Jul 8, 2006 11:02 AM PDT

Are we experiencing a new genre of "investigative reporting?"

Simply make up a lot of damaging and hurtful material about obscure people, publish the resulting fiction, and then collect responses to edit into a second edition.

In this edition, the book is in the first stage of random fantasy attributed to secret communicants with no corroboration.


Doina B. Collins
In reply to an earlier post

"Evidence for K mixing in 178Hf" by C.B. Collins, J.J. Carroll, Yu.Ts. Oganessian, and S.A. Karamian, Hyperfine Int. 107 (1997) 141-147.

Systematics for the appearance of K-mixing levels for the pumping or spontaneous decay of multi-quasiparticle isomers in Hf isotopes are detailed in this letter. The possible location of such a level in the nuclide 178Hf is discussed and an experiment is proposed to investigate its existence.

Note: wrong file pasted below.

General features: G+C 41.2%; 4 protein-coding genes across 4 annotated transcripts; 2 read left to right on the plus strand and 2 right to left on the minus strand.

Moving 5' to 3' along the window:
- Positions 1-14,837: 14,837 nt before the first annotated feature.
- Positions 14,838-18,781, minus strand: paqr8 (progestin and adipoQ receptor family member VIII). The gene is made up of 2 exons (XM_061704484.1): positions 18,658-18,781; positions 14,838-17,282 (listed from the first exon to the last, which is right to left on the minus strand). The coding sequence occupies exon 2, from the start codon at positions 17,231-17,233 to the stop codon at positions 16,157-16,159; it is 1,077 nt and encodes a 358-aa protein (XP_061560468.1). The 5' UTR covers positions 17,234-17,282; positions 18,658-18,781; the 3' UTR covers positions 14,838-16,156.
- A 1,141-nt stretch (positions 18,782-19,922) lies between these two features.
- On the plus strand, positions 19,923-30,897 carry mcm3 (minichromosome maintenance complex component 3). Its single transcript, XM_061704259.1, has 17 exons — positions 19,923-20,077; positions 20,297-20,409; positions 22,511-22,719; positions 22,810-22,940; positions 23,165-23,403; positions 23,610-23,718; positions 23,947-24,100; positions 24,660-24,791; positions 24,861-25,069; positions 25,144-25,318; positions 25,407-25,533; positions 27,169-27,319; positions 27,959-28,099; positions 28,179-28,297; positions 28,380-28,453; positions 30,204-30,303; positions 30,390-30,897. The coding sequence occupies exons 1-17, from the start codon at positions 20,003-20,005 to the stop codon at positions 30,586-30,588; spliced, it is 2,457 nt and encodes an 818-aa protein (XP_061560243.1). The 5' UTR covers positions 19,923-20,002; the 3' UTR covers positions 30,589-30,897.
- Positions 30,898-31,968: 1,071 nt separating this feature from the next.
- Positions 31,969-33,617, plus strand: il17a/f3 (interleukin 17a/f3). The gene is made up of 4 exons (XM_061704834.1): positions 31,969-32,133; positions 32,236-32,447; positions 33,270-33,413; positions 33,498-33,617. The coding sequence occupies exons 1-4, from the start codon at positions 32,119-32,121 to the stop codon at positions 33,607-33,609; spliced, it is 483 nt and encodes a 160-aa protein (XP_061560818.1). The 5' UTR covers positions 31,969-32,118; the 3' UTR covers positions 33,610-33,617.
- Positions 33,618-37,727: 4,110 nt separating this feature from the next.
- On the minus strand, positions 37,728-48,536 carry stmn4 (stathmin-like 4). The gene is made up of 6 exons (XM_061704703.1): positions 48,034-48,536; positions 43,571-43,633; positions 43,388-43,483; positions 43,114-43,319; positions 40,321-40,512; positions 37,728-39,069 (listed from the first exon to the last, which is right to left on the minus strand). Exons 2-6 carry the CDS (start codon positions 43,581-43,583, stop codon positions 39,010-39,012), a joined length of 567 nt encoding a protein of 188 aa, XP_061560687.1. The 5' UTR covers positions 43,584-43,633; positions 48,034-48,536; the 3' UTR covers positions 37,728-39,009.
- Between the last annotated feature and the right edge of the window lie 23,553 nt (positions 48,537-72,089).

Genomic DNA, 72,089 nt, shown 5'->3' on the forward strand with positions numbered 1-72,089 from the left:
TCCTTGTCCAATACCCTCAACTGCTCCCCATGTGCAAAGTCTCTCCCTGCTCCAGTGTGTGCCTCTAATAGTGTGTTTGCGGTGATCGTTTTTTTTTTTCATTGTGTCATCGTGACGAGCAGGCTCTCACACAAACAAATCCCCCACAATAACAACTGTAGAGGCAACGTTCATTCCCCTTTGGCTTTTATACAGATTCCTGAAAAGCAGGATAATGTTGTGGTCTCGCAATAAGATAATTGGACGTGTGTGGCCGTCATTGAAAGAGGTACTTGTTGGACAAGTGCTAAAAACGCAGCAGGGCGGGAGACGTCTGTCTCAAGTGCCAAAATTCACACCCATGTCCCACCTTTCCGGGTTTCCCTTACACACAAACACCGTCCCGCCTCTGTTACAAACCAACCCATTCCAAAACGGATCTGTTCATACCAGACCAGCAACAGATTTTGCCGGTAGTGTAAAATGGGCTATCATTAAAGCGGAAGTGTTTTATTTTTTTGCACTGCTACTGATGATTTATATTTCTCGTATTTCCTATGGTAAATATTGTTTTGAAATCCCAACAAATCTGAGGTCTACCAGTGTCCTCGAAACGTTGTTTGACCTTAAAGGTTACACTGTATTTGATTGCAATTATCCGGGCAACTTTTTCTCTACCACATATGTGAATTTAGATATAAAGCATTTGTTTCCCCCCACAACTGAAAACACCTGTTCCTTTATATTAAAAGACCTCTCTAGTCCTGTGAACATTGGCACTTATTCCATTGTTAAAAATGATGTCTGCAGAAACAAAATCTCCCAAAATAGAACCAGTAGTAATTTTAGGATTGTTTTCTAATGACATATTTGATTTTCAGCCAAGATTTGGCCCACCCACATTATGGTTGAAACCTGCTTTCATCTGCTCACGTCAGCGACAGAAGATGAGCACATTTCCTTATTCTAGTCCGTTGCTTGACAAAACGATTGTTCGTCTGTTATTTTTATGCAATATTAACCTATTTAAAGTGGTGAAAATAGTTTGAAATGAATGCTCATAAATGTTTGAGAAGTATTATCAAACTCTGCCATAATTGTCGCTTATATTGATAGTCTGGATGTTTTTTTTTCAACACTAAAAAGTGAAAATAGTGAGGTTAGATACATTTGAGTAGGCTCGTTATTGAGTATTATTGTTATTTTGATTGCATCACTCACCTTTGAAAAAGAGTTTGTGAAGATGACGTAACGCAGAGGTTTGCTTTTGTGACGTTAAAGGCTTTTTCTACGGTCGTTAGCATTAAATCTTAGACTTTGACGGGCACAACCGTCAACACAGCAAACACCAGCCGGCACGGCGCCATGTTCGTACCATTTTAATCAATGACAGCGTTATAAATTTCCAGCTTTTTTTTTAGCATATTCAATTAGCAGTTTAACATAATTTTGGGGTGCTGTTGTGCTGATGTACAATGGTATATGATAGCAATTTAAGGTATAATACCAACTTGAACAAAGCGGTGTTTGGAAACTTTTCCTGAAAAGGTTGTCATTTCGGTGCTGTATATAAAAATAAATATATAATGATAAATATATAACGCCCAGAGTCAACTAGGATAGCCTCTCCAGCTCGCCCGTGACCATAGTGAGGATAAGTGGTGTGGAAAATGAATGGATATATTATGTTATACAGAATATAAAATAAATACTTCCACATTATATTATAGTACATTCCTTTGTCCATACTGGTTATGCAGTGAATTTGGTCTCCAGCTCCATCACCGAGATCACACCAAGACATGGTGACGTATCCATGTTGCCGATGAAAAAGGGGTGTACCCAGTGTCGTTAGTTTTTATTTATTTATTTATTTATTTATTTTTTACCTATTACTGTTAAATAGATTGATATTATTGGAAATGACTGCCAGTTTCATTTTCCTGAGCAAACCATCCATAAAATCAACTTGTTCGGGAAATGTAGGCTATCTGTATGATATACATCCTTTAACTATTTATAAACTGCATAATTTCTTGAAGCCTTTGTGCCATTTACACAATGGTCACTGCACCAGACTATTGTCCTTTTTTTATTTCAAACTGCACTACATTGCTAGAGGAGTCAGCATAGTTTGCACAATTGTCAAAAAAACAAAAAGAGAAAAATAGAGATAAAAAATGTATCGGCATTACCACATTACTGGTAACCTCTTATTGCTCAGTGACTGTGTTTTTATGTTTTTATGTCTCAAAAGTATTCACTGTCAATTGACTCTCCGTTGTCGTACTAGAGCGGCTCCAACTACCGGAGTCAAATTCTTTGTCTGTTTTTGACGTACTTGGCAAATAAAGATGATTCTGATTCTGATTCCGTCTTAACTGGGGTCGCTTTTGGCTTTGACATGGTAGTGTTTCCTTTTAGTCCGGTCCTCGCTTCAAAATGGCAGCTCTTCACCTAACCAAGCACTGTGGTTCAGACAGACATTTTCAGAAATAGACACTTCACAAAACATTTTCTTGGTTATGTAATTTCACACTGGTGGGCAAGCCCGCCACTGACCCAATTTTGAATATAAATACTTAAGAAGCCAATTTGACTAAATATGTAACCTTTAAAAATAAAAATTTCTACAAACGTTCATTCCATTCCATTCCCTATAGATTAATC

This is the document you say you could not find.

You are not negotiating this conflict of statements with me in good faith. I have spent considerable time and patience trying to educate you on matters of corroboration, evidence, and testimony from witnesses. I tried to help you understand that you had written incorrectly and I answered all your questions even though you had no right to ask them because it was too late. In return you evaded all my questions. Moreover, you have produced no evidence or documents or testimony supporting anything you wrote on pages 48 and 49. There is no evidence that you obtained even third hand hearsay from anybody. And now, after discussing it so extensively, you go back to your original unsubstantiated position.

I am wasting no more time on you. You will discover that printing third hand hearsay from unidentified individuals and then being unable to corroborate any part of it will not make your book credible.


Jul 8, 2006 7:23 PM PDT